Healing relations with indigenous people

(UMNS) — Is an official expression of repentance by United Methodists for the church’s treatment of indigenous people a waste of time?

Melvin Talbert

Retired Bishop Melvin Talbert helps plan for a mandated act of “Healing Relationships with Indigenous Persons” to be held during the 2012 General Conference. (UMNS photo by Ginny Underwood)

That question was posed early on by retired Bishop Melvin G. Talbert as an advisory group began to plan for a mandated act of “Healing Relationships with Indigenous Persons” at the 2012 General Conference.

The denomination’s top legislative body of nearly 1,000 delegates from around the world will meet April 24-May 4 in Tampa, Fla. The Act of Repentance presentation is April 27.

During the earliest meetings of the advisory council, organized by the United Methodist Commission on Christian Unity & Interreligious Concerns, Talbert questioned whether an Act of Repentance might be an unproductive use of time, based on his past experiences.

“I participated in Acts of Repentance in 2000 and 2004 dealing with African Americans and racism,” Talbert explained. “I felt like the experience was just a show. When the General Conferences were over, the issue was put on the shelf and it was business as usual.”

As plans have progressed for 2012, however, Talbert has decided that such an event for indigenous peoples, including Native Americans, should not be delayed. “I came to the realization that maybe this is the right time,” he said. “We can’t simply wait until we are all ready. We could be waiting a long time. Our Native brothers and sisters deserve better.”

The Rev. Stephen Sidorak, the commission’s top executive, agreed that now is the time for the healing process to begin. “The United Methodist Church is being called to confession,” he said. “We need to own up to our part in history and work toward a demonstrable denominational contrition for our collective responsibility. It’s the only way to move forward.”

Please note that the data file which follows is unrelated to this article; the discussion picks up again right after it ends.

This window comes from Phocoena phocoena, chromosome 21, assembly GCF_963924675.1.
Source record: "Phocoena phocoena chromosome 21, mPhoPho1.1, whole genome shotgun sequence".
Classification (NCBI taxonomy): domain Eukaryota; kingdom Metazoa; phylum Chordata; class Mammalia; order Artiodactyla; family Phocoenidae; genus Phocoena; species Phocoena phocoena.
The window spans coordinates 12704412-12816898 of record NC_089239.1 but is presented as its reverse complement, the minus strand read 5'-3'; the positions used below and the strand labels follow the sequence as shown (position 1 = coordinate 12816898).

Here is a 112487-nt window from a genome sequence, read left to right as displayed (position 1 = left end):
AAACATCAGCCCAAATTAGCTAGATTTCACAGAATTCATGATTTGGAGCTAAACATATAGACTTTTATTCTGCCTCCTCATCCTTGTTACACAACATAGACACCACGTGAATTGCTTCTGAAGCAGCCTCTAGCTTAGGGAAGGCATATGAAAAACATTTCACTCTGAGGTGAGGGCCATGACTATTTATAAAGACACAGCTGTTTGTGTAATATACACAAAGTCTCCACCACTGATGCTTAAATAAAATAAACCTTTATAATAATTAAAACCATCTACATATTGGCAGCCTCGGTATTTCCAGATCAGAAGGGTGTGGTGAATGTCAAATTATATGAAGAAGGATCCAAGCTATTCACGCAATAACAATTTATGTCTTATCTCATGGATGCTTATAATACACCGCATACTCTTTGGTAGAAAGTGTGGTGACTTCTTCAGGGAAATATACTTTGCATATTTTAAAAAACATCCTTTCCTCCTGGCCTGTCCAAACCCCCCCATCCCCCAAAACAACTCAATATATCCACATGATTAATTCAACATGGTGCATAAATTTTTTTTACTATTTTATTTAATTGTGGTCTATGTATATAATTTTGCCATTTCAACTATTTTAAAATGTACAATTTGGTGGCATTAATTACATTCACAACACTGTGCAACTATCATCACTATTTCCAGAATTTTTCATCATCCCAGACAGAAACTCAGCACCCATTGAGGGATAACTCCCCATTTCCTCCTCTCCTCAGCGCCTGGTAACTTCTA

Sand Creek connection

Sidorak pointed to denominational support of the Sand Creek Massacre National Site Research & Learning Center in Colorado as an example of how an Act of Repentance can move from words to action. “The United Methodist Church has a shocking connection to Sand Creek,” he said.

We need to own up to our part in history.

On Nov. 29, 1864, Col. John Chivington, a Methodist clergyman, led the attack on a Cheyenne and Arapaho encampment along the banks of Sand Creek. At least 165 people were killed, mostly women, children and the elderly.

The United Methodist Church has committed $125,000 to the center, which will be matched, resulting in $250,000 in seed money. The donation will go toward research materials as well as tools needed to set up “virtual” connections between the center and other institutions, including United Methodist-related Iliff School of Theology, tribal colleges in Oklahoma, Montana and Wyoming and the extensive archives, libraries and museums that house the Sand Creek Massacre research materials.

With Talbert’s concern at the forefront of the planning process, the Commission on Christian Unity is taking a resolution to the 2012 General Conference titled, “Trail of Repentance & Healing.”

The resolution includes a request for $325,000 to ensure credible churchwide follow-up. The United Methodist Council of Bishops will be asked to direct the implementation of the resolution.

One provision in the proposal asks that land and property be transferred to “an indigenous community,” as described in ¶2547.2 of the United Methodist Book of Discipline. The paragraph gives guidance to deeding church property to other denominations represented in the Commission on Pan-Methodist Cooperation & Union or to another evangelical denomination.

‘Tangible results’

“The goal of the proposed resolution is to make sure the Act of Repentance will be followed with tangible results,” Sidorak said.

I also hope the delegates will carry that commitment with them.

Talbert said he hopes that when the Tampa conference concludes United Methodist bishops will be committed to giving visible leadership to the Act of Repentance in their respective areas. “I also hope the delegates will carry that commitment with them and begin the process of healing in their own communities,” he said.

In preparation for the Act of Repentance event in Tampa, the commission has held nearly two dozen listening sessions with U.S. indigenous people and two in regional conferences outside the United States.

To help prepare church members, the commission will publish commentaries, stories and a study guide in the months leading up to General Conference.

Editor’s note: Ginny Underwood is a former staff member of United Methodist Communications.


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